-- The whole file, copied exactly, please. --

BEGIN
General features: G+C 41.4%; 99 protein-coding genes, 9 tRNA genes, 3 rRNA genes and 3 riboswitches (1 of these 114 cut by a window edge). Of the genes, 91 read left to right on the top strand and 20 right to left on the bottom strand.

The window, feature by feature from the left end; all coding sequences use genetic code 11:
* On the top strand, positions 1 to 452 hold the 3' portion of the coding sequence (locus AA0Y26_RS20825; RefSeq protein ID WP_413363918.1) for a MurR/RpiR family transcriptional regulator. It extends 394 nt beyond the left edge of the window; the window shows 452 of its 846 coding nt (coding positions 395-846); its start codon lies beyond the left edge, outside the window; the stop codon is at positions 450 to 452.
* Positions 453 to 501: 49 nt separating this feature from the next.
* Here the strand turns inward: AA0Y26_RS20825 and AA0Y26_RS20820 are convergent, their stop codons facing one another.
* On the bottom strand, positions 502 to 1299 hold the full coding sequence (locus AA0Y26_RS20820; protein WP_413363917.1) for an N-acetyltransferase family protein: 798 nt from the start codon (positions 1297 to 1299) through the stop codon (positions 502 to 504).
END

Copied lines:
General features: G+C 41.4%; 99 protein-coding genes, 9 tRNA genes, 3 rRNA genes and 3 riboswitches (1 of these 114 cut by a window edge). Of the genes, 91 read left to right on the top strand and 20 right to left on the bottom strand.

The window, feature by feature from the left end; all coding sequences use genetic code 11:
* On the top strand, positions 1 to 452 hold the 3' portion of the coding sequence (locus AA0Y26_RS20825; RefSeq protein ID WP_413363918.1) for a MurR/RpiR family transcriptional regulator. It extends 394 nt beyond the left edge of the window; the window shows 452 of its 846 coding nt (coding positions 395-846); its start codon lies beyond the left edge, outside the window; the stop codon is at positions 450 to 452.
* Positions 453 to 501: 49 nt separating this feature from the next.
* Here the strand turns inward: AA0Y26_RS20825 and AA0Y26_RS20820 are convergent, their stop codons facing one another.
* On the bottom strand, positions 502 to 1299 hold the full coding sequence (locus AA0Y26_RS20820; protein WP_413363917.1) for an N-acetyltransferase family protein: 798 nt from the start codon (positions 1297 to 1299) through the stop codon (positions 502 to 504).